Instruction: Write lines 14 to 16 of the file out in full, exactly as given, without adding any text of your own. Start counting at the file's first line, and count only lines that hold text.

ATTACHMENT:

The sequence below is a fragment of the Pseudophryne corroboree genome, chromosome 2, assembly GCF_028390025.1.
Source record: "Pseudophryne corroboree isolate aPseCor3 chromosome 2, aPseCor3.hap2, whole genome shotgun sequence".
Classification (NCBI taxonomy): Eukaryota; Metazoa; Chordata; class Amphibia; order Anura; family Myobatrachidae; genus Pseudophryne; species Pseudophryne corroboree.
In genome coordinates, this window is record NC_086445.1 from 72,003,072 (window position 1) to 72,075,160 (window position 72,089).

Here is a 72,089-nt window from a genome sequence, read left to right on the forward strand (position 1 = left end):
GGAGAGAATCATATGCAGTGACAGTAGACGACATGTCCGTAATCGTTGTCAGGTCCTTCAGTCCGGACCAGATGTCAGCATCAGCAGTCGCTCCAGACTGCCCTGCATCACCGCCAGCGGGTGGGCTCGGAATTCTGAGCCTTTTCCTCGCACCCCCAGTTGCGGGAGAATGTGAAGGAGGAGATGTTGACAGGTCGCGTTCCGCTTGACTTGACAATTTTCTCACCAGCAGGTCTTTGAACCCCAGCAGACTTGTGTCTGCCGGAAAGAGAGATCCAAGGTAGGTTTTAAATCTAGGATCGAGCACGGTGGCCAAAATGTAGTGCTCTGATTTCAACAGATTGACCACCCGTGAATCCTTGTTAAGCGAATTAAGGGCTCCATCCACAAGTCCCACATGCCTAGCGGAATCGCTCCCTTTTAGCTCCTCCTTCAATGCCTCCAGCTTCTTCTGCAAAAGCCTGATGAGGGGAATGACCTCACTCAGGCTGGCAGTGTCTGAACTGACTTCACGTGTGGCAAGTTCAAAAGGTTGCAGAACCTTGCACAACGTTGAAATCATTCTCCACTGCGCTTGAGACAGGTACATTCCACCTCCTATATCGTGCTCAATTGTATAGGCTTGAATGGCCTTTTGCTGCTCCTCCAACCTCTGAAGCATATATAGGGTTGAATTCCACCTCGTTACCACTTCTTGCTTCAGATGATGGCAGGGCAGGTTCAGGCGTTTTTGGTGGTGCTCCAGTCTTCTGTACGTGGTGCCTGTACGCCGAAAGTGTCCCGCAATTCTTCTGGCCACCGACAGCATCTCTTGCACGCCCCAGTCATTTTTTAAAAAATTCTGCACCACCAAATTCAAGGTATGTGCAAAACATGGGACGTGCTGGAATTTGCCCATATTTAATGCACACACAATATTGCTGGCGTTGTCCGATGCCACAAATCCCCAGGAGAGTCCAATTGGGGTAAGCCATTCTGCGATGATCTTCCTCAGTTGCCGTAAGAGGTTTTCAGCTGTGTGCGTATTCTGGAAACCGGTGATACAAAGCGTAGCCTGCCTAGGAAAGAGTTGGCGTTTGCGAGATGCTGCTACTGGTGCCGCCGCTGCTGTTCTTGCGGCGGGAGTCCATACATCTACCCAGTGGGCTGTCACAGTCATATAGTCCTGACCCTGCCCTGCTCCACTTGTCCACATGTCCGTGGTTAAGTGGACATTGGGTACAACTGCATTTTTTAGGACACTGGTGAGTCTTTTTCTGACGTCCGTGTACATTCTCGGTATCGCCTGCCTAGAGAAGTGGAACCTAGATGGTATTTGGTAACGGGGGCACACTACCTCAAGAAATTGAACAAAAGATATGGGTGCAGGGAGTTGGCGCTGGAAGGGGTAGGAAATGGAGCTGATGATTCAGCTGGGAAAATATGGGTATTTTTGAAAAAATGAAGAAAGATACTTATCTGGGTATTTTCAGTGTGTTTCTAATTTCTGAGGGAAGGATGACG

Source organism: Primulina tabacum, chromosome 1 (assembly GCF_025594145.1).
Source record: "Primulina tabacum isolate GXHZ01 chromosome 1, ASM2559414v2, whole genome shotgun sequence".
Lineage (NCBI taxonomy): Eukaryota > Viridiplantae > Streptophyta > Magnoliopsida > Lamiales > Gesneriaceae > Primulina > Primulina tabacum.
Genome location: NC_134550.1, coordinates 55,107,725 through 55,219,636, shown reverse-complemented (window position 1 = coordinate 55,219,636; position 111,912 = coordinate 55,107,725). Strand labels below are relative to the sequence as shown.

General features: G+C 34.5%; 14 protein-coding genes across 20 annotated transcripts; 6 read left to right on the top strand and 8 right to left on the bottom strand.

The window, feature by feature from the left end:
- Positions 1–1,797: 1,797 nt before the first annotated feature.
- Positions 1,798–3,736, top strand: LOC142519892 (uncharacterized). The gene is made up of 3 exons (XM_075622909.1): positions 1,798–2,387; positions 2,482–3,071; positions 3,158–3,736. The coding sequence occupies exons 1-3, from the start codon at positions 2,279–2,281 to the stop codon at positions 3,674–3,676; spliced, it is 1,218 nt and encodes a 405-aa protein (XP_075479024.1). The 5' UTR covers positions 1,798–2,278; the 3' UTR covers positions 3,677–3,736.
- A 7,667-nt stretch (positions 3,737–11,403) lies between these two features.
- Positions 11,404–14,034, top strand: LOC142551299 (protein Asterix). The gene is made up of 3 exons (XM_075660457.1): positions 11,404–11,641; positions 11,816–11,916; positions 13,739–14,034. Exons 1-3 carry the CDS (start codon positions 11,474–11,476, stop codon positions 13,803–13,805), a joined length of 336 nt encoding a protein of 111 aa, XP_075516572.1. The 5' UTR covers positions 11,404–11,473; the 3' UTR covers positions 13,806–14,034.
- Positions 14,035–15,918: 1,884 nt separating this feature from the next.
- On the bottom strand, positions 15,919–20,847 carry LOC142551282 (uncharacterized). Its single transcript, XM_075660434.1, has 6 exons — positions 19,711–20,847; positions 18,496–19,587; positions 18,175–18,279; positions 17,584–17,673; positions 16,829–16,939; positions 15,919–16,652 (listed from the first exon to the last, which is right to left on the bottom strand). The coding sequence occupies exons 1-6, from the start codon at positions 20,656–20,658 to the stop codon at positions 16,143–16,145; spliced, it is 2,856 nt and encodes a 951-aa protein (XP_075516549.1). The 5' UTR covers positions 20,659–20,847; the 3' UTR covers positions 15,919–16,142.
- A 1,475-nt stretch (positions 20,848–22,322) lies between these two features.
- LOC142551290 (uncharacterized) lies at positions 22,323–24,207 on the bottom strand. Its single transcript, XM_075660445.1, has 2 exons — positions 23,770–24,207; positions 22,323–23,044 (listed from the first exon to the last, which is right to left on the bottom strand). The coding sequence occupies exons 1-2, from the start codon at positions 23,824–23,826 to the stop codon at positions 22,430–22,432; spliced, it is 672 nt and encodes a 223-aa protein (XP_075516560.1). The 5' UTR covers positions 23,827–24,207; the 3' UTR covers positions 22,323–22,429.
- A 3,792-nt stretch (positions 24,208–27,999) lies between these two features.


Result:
- Positions 1,798–3,736, top strand: LOC142519892 (uncharacterized). The gene is made up of 3 exons (XM_075622909.1): positions 1,798–2,387; positions 2,482–3,071; positions 3,158–3,736. The coding sequence occupies exons 1-3, from the start codon at positions 2,279–2,281 to the stop codon at positions 3,674–3,676; spliced, it is 1,218 nt and encodes a 405-aa protein (XP_075479024.1). The 5' UTR covers positions 1,798–2,278; the 3' UTR covers positions 3,677–3,736.
- A 7,667-nt stretch (positions 3,737–11,403) lies between these two features.
- Positions 11,404–14,034, top strand: LOC142551299 (protein Asterix). The gene is made up of 3 exons (XM_075660457.1): positions 11,404–11,641; positions 11,816–11,916; positions 13,739–14,034. Exons 1-3 carry the CDS (start codon positions 11,474–11,476, stop codon positions 13,803–13,805), a joined length of 336 nt encoding a protein of 111 aa, XP_075516572.1. The 5' UTR covers positions 11,404–11,473; the 3' UTR covers positions 13,806–14,034.